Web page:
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When the SARS-Cov2 virus hit the New York and New Jersey metropolitan area in Spring 2020, hospitals and hospital workers were hit hard with a new unknown pathogen that either killed people or made them very ill. There were large numbers of severely ill patients that strained resources. Hospital workers had extraordinary stress with multiple additional patients, the need to use personal protective equipment (PPE) in short supply, and faced with a pathogen that had no treatments beyond care and support initially.
We surveyed our hospital workers in late Spring 2020 to identify the main stressors and find out what measures were helpful. An online anonymous survey included questionnaires about sleep, mood, outside stressors, helpful measures, and how they coped generally. All levels of hospital workers were surveyed. Resources were provided to all respondents.
Over 240 individuals responded to the survey; most respondents were women (76%). ‘Workplace stressors’ topped the chart for 98 of our respondents. The worst workplace stressor that was cited was ‘irritable workforce,’ but ‘lack of ‘protocols’ and ‘shortage of PPE’ were also cited as stressors. ‘Other’ (not described) and ‘taking care of an ill relative’ were rated highly. Those who had ‘symptoms everyday:’ Anhedonia (loss of pleasure or interest), 13%; feeling down and hopeless, 12%; sleep disturbance, 41%; low energy, feeling tired, 29%; appetite disturbance, 26%; poor concentration and attention, 15%. Respondents told us what resources they used and what was most helpful; exercise was most frequently cited as helpful.
Lessons Learned and Discussion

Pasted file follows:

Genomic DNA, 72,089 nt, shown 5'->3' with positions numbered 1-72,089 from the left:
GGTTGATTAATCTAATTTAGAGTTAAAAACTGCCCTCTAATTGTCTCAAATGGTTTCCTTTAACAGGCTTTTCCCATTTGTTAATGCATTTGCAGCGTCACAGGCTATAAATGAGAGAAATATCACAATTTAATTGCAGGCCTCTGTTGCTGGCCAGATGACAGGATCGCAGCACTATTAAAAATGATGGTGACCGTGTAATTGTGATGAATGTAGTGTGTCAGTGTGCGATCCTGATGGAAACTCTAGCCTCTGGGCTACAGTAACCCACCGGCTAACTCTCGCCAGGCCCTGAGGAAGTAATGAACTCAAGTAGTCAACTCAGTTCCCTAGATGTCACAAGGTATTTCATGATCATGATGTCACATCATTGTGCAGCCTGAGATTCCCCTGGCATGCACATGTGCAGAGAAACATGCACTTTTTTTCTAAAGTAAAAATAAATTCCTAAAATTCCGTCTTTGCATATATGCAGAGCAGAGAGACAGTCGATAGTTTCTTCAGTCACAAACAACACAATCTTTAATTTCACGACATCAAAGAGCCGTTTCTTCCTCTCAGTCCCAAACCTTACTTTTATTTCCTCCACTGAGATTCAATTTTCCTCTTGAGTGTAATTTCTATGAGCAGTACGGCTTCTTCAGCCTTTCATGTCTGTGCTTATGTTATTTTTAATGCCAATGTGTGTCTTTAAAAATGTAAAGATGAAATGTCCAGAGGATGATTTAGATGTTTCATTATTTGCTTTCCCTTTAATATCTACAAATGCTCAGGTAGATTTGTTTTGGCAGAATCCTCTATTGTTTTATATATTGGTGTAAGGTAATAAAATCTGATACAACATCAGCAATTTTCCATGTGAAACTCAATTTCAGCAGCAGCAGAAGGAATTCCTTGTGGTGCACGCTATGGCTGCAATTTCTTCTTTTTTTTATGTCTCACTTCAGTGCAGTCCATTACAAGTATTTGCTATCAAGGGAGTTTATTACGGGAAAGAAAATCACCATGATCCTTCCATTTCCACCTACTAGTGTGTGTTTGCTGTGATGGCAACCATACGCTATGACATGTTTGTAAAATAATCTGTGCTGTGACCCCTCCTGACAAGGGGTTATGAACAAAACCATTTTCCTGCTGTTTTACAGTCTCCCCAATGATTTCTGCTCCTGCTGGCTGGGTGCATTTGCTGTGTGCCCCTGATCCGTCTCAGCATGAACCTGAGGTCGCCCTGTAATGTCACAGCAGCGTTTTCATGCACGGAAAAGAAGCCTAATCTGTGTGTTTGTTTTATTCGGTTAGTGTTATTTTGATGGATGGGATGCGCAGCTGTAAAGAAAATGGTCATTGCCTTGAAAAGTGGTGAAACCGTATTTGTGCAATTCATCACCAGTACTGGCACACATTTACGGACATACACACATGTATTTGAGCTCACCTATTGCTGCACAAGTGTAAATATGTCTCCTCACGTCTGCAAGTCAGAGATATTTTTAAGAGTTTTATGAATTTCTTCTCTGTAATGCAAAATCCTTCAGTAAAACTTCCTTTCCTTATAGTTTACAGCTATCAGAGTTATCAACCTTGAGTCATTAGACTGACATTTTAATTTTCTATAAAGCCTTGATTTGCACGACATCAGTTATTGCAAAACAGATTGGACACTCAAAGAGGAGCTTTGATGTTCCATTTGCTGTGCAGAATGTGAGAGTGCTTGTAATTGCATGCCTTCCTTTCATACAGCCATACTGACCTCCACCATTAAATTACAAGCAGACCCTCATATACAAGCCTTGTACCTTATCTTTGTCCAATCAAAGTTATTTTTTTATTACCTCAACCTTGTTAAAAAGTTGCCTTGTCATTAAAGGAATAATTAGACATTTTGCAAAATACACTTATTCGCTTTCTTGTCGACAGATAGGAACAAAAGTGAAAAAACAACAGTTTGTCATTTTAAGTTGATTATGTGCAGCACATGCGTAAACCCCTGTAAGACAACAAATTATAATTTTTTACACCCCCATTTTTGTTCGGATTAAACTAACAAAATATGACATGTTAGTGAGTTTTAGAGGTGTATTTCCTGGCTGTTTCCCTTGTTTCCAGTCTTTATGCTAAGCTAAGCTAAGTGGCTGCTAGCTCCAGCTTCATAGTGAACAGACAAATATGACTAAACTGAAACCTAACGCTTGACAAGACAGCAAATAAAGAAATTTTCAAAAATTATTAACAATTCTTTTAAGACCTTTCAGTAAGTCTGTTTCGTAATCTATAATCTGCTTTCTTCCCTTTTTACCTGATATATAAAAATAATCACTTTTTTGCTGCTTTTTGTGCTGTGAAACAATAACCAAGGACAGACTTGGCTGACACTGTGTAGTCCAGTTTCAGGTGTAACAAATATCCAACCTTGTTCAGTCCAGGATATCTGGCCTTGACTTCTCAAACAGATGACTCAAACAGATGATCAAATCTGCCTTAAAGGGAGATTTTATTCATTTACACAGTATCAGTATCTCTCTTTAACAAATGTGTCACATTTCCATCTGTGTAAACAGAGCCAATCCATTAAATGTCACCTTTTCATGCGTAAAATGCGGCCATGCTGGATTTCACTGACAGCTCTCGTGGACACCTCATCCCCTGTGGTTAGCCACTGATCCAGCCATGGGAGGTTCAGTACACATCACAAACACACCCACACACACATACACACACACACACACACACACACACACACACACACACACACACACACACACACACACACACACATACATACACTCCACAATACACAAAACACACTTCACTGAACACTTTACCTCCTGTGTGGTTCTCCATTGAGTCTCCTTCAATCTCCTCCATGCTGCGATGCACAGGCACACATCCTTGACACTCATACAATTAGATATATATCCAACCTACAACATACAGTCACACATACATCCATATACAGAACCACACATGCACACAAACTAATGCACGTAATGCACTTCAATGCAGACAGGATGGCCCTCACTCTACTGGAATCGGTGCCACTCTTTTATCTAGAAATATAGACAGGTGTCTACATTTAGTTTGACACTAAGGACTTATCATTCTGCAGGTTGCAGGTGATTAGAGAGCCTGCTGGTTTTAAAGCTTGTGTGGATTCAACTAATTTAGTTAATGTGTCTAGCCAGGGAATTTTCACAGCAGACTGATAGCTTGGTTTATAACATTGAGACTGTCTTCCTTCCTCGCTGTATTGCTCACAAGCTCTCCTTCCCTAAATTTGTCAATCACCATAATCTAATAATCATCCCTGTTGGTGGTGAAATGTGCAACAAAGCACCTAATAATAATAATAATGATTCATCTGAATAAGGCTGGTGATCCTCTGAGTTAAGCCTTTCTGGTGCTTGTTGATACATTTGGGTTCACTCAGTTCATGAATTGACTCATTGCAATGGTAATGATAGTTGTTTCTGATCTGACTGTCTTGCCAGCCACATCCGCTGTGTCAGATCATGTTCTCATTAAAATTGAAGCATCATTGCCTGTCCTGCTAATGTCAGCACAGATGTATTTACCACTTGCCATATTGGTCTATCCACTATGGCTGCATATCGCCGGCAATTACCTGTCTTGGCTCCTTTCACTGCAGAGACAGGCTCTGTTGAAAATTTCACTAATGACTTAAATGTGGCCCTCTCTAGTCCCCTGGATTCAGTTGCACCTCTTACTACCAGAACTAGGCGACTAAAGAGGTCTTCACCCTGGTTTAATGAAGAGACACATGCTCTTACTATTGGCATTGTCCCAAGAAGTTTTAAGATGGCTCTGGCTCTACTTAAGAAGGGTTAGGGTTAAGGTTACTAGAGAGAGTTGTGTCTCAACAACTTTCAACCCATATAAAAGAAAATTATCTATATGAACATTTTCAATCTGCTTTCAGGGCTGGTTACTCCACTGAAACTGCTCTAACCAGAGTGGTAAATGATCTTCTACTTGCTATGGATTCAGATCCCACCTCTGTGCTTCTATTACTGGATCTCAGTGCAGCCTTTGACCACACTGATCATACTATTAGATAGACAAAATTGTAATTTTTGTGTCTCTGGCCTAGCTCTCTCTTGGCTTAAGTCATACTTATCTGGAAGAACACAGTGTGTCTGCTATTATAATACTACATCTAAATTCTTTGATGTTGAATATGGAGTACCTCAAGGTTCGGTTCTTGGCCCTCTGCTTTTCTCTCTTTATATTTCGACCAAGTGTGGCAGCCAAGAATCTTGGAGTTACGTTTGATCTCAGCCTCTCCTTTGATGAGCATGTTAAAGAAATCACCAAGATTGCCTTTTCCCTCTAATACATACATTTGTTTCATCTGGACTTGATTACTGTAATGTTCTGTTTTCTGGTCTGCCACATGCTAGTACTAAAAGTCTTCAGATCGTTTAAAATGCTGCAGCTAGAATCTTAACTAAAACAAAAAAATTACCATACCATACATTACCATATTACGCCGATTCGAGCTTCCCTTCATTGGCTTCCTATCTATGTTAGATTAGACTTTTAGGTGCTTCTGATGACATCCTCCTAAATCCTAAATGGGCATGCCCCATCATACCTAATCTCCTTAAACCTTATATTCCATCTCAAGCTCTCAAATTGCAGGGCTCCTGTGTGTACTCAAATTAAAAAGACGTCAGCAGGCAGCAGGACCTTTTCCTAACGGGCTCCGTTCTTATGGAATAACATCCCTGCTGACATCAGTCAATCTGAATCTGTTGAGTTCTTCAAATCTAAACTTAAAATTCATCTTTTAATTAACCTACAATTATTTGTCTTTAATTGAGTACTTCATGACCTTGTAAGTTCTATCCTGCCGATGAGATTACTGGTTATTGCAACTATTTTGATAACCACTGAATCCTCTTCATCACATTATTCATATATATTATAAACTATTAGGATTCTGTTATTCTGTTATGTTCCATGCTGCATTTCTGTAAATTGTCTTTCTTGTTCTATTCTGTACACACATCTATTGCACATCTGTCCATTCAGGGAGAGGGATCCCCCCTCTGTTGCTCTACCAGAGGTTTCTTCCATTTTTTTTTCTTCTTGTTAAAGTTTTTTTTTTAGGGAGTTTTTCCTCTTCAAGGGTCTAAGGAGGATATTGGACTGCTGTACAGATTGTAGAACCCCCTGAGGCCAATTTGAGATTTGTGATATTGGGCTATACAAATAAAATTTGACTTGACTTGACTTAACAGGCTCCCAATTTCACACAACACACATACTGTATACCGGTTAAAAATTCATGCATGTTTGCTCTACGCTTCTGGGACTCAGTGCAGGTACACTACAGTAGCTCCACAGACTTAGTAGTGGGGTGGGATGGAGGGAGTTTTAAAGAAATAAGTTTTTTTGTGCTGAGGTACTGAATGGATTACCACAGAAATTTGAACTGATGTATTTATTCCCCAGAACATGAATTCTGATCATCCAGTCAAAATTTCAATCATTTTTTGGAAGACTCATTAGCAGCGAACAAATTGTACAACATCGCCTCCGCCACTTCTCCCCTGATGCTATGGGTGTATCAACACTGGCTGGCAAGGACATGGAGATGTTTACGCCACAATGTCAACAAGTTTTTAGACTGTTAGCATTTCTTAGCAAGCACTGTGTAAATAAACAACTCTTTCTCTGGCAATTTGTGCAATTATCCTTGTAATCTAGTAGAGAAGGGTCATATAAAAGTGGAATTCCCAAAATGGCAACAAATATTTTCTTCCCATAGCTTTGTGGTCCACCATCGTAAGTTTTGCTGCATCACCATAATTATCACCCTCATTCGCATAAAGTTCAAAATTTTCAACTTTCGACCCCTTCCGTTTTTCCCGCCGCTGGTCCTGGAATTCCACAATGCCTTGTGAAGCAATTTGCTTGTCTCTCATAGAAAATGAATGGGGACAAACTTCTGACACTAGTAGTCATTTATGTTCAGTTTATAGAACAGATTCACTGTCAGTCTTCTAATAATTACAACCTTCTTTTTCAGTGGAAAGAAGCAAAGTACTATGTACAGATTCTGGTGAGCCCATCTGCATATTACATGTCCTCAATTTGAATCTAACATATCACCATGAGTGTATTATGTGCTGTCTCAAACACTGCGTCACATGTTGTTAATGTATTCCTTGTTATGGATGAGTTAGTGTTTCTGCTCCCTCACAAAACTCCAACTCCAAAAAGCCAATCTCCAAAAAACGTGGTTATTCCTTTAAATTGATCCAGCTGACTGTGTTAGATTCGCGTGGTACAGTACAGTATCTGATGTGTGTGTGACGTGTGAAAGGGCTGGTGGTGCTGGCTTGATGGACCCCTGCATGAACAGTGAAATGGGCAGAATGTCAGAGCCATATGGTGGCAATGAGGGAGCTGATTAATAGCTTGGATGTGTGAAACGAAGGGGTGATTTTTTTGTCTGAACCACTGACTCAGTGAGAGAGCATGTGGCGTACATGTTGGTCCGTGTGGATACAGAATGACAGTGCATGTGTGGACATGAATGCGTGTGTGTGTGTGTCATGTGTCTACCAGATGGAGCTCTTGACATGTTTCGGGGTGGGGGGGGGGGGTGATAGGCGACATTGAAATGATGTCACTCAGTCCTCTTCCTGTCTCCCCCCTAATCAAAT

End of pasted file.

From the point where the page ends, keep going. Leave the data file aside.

Various resources for formal and informal mental health support were provided to all respondents at the time of survey. Our hospital mounted its own response with support services, as did our medical school and university. A "warm line" was available through the Department of Psychiatry from late March 2020; tip sheets and online groups were widely circulated; State Department of Health provided resources. There were formal peer support sessions and workers helped each other. Medical students provided child care, shopping, and transport. We learned that extra support for workers and more frequent rest and recharge time are important. A weekly "town hall" was instituted and a weekly update about the hospital and support in healthy activities are widely circulated to employees. Those with active PTSD (some were very disturbed by the number of deceased patients) were referred to professional providers. Hospitals need to be ready to deal with epidemics and pandemics more effectively in order to mitigate stress and support workers. Being prepared, not just with equipment, but with protocols in how to proceed should another pandemic come. We learned that listening to workers is important. Workers also need to know how valued they are.
Department of Psychiatry, New Jersey Medical School
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